In Depth Analysis: CalculatedRisk Newsletter on Real Estate (Ad Free) Read it here.

Wednesday, January 16, 2013

Fed's Beige Book: Economic activity expanded at "modest or moderate" pace

by Calculated Risk on 1/16/2013 02:00:00 PM

Fed's Beige Book:

Reports from the twelve Federal Reserve Districts indicated that economic activity has expanded since the previous Beige Book report, with all twelve Districts characterizing the pace of growth as either modest or moderate. ... Overall, holiday sales were reported as being modestly higher than in 2011, though sales were below expectations for contacts in many of the Districts.

Since the previous Beige Book, consumer spending increased to some degree in all twelve Districts. Across the nation, holiday sales grew modestly compared with last year but came in below expectations in the New York, Cleveland, Atlanta, Chicago, and San Francisco Districts. ... Citing concerns that consumers will spend cautiously due to ongoing fiscal uncertainty, retail contacts and auto dealers reported a slightly dimmer, though positive, outlook for future sales.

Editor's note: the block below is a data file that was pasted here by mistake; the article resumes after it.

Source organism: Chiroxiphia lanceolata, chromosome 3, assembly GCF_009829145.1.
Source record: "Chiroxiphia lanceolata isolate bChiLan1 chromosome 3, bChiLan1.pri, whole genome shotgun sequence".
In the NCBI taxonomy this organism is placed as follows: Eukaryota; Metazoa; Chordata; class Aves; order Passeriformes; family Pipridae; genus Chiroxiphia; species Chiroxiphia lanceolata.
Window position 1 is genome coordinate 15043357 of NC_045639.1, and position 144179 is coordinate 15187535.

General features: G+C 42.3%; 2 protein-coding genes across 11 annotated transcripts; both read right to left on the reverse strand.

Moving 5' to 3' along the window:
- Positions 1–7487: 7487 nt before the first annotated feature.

And on real estate:
Existing residential real estate activity expanded in all Districts that reported; growth rates were described as moderate or strong in nine Districts. Contacts in the Boston District attributed their strong sales growth to low interest rates, affordable prices, and rising rents. All Districts reporting on price levels saw increases; New York and Chicago reported only very minor increases. The five Districts that reported on housing inventories all reported falling levels. New residential construction (including repairs) expanded in all but one District of those Districts that reported. Contacts in the Kansas City District reported that increased lumber and drywall costs limited construction, causing a slight decline this period. Hurricane Sandy disrupted construction activity initially in New York, but this has since led to increased work for subcontractors on repairs and reconstruction.

Though a little weaker than residential real estate, reports on sales and leasing of nonresidential real estate are still mostly positive--described as modest on average. The Boston District reported a drop in leasing beyond normal seasonal trends; contacts cited fiscal cliff uncertainty as a factor. Minneapolis and Kansas City reported increased demand and tightening commercial real estate markets. Philadelphia, St. Louis, and Dallas all reported more modest increases in nonresidential real estate activity. Nonresidential construction is weaker than residential, with only slight to modest growth.
This suggests sluggish growth overall, with "moderate or strong" growth for real estate.